Learning How to Fight Fair – 11 Tips for Building a Conflict-Resilient Connection

Danny Silk

When two people choose to walk together in relationship, there is never a question of whether or not they will experience conflict. Believe me, they will. The question is whether they will know what is at stake when conflict happens. The “thing” at stake, if you are curious, is the health of the relational connection.

It is possible to end up on the other side of conflict as people who are more powerful, freer to be yourselves, more confident in your love for each other, and more hopeful about your ability to meet each other’s needs. This positive outcome is dependent, however, on what you choose to do. Will you allow conflict to tear your connection apart? Or will you fight for your connection in the midst of conflict?

Here are 11 commitments that will enable you to  build a conflict-resilient connection:

1. Our first goal in a  conversation is to understand one another.

We are not bringing our list of wrongs, or the need to be right to the conversation. We simply want to understand the other perspective to begin the process of connection.

2. My thoughts, feeling, and needs are valuable and important, and so are yours.

In any relationship, two people will never fully agree on everything. It is understood that we will have differences of opinions and feelings. Respecting and valuing those differences will allow us to protect our connection.

3. I do not participate in disrespectful conversations.

When my thoughts, feelings, and needs are devalued in a conversation, I will stop the conversation and set a clear boundary. Until respect is restored, I will not participate.

4. We need to communicate our true feelings and needs to establish trust and intimacy.

Being vulnerable with how we actually feel when there is a potential for conflict can be scary. The only way to establish trust is to allow our true feelings to emerge and needs to be met.

5. It’s my job to tell you what is going on inside me, and your job to tell me what’s going on inside you.

We do not have powers of telepathy or the right to assume we know one another’s motives, thoughts, feelings, or needs.

6. The best way to communicate my feelings and needs to you is to use “I messages” and clear, specific statements that show what I am feeling and experiencing.

“I messages” let you know what is happening inside of me without pointing the finger at what I think you did.

7. I will not expect you to know my feeling and needs unless I have communicated them to you.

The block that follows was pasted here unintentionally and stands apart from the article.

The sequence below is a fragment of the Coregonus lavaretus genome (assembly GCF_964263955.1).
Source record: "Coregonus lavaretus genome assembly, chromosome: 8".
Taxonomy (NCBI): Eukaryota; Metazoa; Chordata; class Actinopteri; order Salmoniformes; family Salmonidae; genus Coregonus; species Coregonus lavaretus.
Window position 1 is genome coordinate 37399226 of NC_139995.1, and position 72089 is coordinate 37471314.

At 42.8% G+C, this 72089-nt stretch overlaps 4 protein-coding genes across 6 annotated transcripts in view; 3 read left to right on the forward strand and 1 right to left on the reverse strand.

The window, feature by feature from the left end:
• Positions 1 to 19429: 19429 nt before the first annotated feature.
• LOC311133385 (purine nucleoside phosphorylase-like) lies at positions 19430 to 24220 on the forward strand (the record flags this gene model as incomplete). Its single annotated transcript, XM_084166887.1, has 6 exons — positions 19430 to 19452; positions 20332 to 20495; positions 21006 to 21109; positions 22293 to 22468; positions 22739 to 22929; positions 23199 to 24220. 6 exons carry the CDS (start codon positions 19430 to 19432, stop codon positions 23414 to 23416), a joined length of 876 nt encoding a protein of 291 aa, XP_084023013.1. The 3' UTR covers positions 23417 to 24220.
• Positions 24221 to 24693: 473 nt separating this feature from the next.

I am responsible for my thought and feelings, and the way I communicate those to you.

8. I will not make judgment statements or tell you how you must change in order to meet my needs.

I am only responsible to tell you my need, and it is up to you to figure out how you’d like to meet that need.

9. When you communicate your needs to me, it is my job to listen well so I can understand what you need, how my life is affecting you, and what I can do to meet your needs.

Getting good information about the other person is for the purpose of knowing how to best meet each other needs.

10. I am committed to protecting and nurturing our connection. I will do what I need to do in order to keep moving toward you–no matter what.

Moving toward you is a powerful choice when pain has entered the equation or there has been a misunderstanding. It is in these moments that my powerful choice is most necessary.

11. It’s my job to manage my heart so that I can respond to you in love and cast out fear in our relationship.

If I can keep love on toward you no matter what, I will do my part in protecting our connection.

These core values and tools of communication will prevent most conflict in relationships. Every time you express your needs, set a boundary, listen, meet a need, or speak in one another’s love languages, you are nourishing and exercising your connection, keeping it healthy and resistant to harm.

Yes, healthy communication often feels like hard work.

A vulnerable, honest conversation requires as much energy from your mind and heart as a tough session at the gym. But the benefits of building a strong connection are even more rewarding than the rewards of building a strong body.




PS) Did you enjoy this excerpt from Keep Your Love On? You can find more resources like this under the purchase tab on our webstite, to help you build and repair relational connection.

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